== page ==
Split over Europe: Will the Conservatives' inner wranglings affect election chances?

Split over Europe: Will the Conservatives' inner wranglings affect election chances?
By Andrew Lebentz
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Since the 2016 Brexit vote, the Conservatives have seen it as their mission to get Brexit done, putting them on a collision course with a frequently-hostile public.


The clock is ticking down to Britain’s general election. With just a week to go until the vote which will decide the fate of Brexit. The Conservatives lead the opposition Labour Party in opinion polls but they did in 2017 too, and failed to garner a majority.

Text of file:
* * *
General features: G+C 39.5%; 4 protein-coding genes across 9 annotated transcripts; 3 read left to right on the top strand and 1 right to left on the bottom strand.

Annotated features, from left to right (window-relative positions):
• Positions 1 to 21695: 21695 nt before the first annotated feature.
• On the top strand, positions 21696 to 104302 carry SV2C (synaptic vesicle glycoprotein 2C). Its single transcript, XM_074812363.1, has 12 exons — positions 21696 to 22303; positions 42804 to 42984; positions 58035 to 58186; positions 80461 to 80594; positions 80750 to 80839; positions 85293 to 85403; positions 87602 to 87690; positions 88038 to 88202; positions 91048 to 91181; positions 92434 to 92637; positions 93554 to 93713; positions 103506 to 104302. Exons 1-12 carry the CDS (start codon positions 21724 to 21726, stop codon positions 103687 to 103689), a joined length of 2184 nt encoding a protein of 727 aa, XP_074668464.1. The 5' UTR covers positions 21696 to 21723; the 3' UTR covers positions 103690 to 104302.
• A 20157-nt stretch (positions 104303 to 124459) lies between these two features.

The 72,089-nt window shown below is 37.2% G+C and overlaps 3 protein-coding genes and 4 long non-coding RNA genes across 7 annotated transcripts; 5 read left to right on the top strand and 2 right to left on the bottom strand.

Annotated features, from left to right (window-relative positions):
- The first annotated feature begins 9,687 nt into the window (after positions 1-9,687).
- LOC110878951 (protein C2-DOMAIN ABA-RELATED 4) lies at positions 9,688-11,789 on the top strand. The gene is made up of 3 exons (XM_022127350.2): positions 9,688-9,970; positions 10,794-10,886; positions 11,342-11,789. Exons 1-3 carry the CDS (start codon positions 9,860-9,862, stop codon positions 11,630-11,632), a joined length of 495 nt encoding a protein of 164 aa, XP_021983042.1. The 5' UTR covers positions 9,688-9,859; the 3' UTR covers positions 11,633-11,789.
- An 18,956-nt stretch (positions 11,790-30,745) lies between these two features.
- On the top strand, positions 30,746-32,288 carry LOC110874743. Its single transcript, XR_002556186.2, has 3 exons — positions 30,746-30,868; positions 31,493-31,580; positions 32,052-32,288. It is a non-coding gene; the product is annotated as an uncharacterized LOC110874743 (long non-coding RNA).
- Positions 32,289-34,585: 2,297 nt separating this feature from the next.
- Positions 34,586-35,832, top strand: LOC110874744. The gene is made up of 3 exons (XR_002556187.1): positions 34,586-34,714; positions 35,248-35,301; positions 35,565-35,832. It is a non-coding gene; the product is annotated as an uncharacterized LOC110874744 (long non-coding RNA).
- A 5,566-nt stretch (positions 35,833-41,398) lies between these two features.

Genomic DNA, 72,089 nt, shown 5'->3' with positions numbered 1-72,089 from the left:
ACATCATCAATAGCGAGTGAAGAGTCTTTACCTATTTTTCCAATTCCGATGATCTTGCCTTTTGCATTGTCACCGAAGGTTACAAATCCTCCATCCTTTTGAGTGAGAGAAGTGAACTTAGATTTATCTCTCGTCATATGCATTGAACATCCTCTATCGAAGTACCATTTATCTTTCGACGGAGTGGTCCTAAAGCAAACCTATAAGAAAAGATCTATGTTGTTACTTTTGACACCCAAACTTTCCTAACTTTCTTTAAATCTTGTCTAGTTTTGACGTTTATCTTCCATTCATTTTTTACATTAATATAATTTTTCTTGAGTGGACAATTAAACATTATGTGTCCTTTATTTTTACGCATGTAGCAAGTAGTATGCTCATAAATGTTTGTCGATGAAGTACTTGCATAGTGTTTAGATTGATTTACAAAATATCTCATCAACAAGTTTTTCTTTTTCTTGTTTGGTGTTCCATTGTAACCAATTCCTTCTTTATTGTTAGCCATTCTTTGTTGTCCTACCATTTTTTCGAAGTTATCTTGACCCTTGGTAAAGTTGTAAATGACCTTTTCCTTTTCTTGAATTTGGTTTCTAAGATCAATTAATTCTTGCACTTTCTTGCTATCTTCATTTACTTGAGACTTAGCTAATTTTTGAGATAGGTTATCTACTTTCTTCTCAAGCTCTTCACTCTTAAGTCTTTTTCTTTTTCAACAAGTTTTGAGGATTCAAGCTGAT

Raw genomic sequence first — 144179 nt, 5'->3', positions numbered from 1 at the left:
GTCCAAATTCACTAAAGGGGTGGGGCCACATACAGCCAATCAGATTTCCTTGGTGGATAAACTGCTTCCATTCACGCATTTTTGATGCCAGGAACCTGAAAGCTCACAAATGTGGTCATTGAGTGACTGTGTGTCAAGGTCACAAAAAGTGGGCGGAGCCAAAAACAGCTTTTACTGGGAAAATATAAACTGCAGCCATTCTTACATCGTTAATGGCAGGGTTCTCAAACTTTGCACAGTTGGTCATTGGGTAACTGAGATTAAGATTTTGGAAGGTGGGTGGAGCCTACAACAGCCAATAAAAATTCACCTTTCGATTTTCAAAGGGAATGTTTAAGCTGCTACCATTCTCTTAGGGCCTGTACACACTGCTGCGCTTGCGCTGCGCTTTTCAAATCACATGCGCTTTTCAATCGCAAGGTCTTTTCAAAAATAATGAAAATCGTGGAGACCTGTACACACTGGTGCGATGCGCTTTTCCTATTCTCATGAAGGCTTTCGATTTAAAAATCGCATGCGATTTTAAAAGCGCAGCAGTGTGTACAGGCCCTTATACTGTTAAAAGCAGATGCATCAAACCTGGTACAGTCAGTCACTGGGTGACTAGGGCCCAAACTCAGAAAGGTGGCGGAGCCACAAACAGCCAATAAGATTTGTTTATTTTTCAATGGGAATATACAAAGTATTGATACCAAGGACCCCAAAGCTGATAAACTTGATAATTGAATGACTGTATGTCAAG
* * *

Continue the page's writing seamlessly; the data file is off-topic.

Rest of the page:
One of the grand old parties of British politics, the Conservative Party has actually been deeply divided for years. And the primary reason for the internal split is Europe.

Many Conservatives, particularly in rural and less affluent areas, see the bloc as interfering in the British way of life, boosting immigration and imposing unwanted laws and regulations. So, for almost as long as the UK has been in the EU, the Conservative party has been contemplating its future within it.

A party of free enterprise, low taxes and wealth creation, they’ve presided over years of austerity and economic growth. But they’ve also faced accusations that they’re selling off the UK’s prize assets, such as the National Health Service while ignoring the working classes and pensioners

WATCH: Andrew Lebentz reports on the party that kicked off the whole Brexit debate:

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